Adsorption of the phytoestrogens, genistein and daidzein, onto the iro oxide-hydroxide goethite
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- Master's theses (TN-IMN) 
Genistein and daidzein are plant-derived compounds called phytoestrogens, and they are found in high concentrations in legumes, primarily soy. Phytoestrogens function as endocrine disrupting chemicals (EDCs) in animals when assimilated in high doses. Changed secondary sex characteristics and reduced fertility have been observed in fish due to these endocrine disrupting abilities of phytoestrogens. The role of phytoestrogens as environmental contaminants is highly relevant because of the growing soy-based biofuel industry. This thesis examines the extent to which genistein and daidzein adsorb onto goethite nanoparticles (-FeO(OH)). The goethite simulates sediment consisting of iron particles and suspended solids in water. The aim of this thesis is to investigate the fate of genistein and daidzein when they are discharged in water bodies with ferruginous sediments, and whether they get removed from the aqueous phase or stay dissolved. Standard batch adsorption experiments were carried out for genistein and daidzein onto goethite, and adsorption isotherms and sorption edges were made from the results. Furthermore the specific surface area (SSATEM) of the goethite nanoparticles was calculated using TEM-pictures, and the pKa values for goethite were found and calculated from standard potentiometric titrations. SSATEM of the goethite nanoparticles was found to be 248 m2/g ± 90 m2/g, while the specific surface area determined through BET-analysis, SSABET, was measured to 118.5 m2/g ± 2.6 m2/g. Furthermore the pKa values for goethite were calculated at pH 6.73 and 10.34, and the pH of point zero charge, pHpzc, was found at 8.3. The isotherm and sorption edge results showed that adsorption of genistein and daidzein onto goethite is pH-dependent and also independent of the adsorbate concentrations at these relatively low environmental relevant concentrations. For genistein, the adsorption decreased constantly with increasing pH. The highest adsorption capacity was at pH 4.7 with a KD at 0.00431 L/m2 and a percent mass adsorbed at 84 %. At pH higher than 7.4, the adsorption capacity started decreasing rapidly, to a minimum of 17 % mass adsorbed and a KD of 0.000168 L/m2 at pH 9.7. Daidzein was only removed to a limited degree and had an adsorption maxima at pH 7.4, with 27 % mass adsorbed and a KD at 0.000307 L/m2. KD and the percent mass adsorbed were slightly lower from pH 4.7 to 7.4. The minimum adsorption capacity for daidzein was found at pH 9.7, with a KD of 4.66691E-06 L/m2 and only 1 % mass adsorbed. Hydrophobic interactions or surface complexations were suggested as the adsorption mechanisms at low pH for both genistein and daidzein. Electrostatic repulsion was proposed to be the reason for the drop in adsorption capacity at higher pH, when the compounds get deprotonated. Applying the results to determine the fate of phytoestrogens in the environment, it is clear that genistein will be removed by adsorption to a greater extent than daidzein, when released to ferruginous natural waters. The removal of the phytoestrogens from the water phase through adsorption is significantly higher at low pH compared to high pH values, and thus the adsorption mechanism is more relevant for low pH waters.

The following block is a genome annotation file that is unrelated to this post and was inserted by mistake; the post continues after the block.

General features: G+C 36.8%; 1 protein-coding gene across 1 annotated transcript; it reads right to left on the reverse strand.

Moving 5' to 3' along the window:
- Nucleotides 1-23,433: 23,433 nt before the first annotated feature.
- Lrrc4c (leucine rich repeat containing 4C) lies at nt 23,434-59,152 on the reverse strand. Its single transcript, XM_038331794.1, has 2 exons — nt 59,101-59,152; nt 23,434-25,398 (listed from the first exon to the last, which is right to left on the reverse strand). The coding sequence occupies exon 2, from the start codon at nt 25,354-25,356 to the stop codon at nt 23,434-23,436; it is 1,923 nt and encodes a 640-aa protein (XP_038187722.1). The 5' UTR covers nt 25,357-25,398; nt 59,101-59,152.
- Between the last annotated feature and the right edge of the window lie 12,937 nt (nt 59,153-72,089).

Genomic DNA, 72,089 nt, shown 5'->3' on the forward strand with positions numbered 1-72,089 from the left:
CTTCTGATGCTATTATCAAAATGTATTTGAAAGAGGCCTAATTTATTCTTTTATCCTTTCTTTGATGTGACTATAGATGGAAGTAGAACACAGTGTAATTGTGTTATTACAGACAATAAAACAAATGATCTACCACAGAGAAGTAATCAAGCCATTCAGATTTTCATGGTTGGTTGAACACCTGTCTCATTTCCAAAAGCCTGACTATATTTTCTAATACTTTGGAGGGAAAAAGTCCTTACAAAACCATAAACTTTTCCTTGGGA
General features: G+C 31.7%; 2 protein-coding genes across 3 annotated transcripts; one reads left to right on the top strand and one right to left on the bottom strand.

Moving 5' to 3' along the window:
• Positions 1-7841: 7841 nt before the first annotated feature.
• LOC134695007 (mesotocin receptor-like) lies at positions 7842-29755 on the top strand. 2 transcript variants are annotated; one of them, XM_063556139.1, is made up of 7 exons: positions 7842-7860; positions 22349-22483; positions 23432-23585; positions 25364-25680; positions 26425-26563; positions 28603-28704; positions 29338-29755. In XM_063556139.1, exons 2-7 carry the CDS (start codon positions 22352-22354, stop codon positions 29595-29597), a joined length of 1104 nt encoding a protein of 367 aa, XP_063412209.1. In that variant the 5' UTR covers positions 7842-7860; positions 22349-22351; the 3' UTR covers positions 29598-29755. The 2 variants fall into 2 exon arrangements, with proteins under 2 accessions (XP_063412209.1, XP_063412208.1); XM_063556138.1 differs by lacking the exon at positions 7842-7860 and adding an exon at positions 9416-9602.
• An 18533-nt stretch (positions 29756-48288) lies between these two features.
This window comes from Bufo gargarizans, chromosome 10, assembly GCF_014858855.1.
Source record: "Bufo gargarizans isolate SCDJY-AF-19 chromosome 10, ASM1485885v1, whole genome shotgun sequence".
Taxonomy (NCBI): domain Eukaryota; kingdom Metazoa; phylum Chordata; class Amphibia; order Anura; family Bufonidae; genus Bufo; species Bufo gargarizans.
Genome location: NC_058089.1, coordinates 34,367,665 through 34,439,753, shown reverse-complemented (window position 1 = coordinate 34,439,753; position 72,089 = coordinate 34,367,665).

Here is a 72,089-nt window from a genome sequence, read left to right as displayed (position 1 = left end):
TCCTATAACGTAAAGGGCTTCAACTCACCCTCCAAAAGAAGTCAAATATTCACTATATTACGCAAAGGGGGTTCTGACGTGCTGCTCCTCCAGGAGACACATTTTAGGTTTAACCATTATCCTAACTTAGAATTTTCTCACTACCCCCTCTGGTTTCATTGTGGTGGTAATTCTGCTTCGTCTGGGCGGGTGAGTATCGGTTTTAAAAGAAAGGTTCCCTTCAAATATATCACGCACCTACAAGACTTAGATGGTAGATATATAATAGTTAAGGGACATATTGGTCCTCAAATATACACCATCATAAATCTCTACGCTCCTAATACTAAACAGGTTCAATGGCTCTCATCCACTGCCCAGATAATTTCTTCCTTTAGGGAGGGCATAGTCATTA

Master's thesis in Environmental Technology